Because the food comes from LuLu's kitchen, the menu is heavy on wood-roasted items. Despite the warm sunny day (with plenty of foot traffic drifting in from Folsom Street) we started with a whole portobello mushroom ($7.50), roasted and served on a bed of soft polenta. It was a wintry dish, but it didn't seem at all heavy. (But then, we were hungry.) The first bite was unimpressive, but after a slow start the tastes of the dish -- the slightly sweet creaminess of the polenta and the meaty, almost winelike savor of the mushroom -- gathered on the tongue. It was like eating chips and salsa; we couldn't stop putting bites in our mouths.

A seafood salad ($6.95) didn't quite come off. The assemblage of seafood -- calamari, clams, and mussels -- seemed modest considering the price. The haricots verts were a bit on the bulbous side, looking nearly like Blue Lake beans, and slices of potato were tender but added little flavor and no color. Everything seemed to have been steamed, and seasoned only with salt and pepper.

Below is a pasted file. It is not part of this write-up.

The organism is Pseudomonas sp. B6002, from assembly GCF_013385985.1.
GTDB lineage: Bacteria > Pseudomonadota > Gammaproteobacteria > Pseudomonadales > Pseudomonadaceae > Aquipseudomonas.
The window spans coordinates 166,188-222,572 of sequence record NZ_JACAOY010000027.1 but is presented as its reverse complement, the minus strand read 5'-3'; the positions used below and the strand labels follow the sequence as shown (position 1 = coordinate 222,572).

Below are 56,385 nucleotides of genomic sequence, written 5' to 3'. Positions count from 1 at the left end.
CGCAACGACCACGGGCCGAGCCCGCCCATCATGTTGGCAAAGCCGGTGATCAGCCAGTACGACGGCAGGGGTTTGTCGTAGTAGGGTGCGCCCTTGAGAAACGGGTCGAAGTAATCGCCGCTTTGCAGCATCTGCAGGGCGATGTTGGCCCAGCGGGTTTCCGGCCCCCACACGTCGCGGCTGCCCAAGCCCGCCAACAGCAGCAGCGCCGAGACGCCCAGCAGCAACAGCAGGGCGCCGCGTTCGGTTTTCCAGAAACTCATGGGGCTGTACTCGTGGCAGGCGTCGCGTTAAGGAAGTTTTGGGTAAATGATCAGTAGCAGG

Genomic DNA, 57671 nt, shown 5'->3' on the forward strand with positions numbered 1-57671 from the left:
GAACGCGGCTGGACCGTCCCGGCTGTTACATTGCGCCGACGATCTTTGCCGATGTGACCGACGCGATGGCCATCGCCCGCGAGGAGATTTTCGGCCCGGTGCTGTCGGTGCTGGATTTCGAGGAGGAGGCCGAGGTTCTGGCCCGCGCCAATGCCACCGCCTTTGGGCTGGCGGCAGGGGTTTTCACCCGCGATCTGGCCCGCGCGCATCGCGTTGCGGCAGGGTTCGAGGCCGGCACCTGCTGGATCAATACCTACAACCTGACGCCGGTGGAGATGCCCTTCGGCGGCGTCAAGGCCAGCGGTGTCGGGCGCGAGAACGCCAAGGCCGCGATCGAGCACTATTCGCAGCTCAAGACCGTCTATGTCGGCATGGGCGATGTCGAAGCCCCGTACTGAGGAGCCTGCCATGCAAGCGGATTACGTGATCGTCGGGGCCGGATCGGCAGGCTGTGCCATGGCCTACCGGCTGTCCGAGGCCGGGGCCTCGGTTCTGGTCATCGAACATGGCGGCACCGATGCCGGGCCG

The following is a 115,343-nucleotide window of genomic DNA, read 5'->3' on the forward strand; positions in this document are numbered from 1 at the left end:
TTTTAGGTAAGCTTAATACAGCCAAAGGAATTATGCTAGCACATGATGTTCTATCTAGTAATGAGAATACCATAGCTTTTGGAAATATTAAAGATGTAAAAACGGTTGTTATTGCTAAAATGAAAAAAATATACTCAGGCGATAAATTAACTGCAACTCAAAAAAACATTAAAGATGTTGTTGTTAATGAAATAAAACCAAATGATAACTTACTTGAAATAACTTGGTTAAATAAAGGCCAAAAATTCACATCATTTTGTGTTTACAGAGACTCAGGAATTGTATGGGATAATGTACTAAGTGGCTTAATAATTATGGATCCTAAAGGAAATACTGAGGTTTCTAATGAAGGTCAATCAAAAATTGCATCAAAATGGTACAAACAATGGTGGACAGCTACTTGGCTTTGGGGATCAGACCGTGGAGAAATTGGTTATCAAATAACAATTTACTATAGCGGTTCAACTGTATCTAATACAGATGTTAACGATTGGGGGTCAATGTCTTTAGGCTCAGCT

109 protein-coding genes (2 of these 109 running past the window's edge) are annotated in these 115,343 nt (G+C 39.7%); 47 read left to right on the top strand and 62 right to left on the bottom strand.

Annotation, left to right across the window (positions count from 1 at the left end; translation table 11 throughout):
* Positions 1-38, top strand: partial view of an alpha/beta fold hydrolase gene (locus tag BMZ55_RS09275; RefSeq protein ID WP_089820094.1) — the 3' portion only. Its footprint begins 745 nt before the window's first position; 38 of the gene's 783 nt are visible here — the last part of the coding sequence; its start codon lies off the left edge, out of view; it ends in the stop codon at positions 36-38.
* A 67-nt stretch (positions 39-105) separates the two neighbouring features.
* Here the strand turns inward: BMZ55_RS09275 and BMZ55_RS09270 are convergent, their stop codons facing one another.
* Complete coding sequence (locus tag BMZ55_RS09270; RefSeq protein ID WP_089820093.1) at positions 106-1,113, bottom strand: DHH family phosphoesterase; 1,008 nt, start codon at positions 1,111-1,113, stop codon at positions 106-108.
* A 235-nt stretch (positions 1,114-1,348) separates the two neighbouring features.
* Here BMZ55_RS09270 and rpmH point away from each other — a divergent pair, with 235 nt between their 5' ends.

The lunch menu at LuLu Cafe features a variety of sandwiches, with wood-roasted meats or poultry. The roasted lamb sandwich ($6.25) came on slices of levain, too crusty for the purpose. Secondary ingredients included artichokes, cubes of roasted red pepper, and tapenade. It was tasty, but just a sandwich.

The calamari pizza ($8.95), on the other hand, was flawless, a tangy grouping of toppings on a crust that was both crisp and airy. Fontina cheese (paired with mozzarella) had a pungent bite, and over the top, aioli added a rich smoothness.

If you're over 30, you have to be careful about dessert -- but the warm chocolate cake is worth a moment of recklessness. It's an almost flourless gateau whose inside retains a custardlike silkiness, and if that's not fattening enough, there's a scoop of housemade orange ice cream on the side.

The saddest thing about lunch time is that it ends, and you have to go back to work. But at least you can return to your desk with an echo of gustatory pleasure that didn't shatter your budget.

Forty-Two Degrees, 235 16th St, S.F., 777-5558. Mon-Fri 11:30 a.m.-3 p.m.; Wed-Sat 7 p.m.-midnight. Live jazz nightly.

LuLu Cafe, 816 Folsom St, S.F., 495-5775. Tues-Sun 11:30 a.m.-2:30 p.m.; Sun-Thurs 5:30-11 p.m.; Fri-Sat 5:30 p.m.-midnight.

About The Author

Paul Reidinger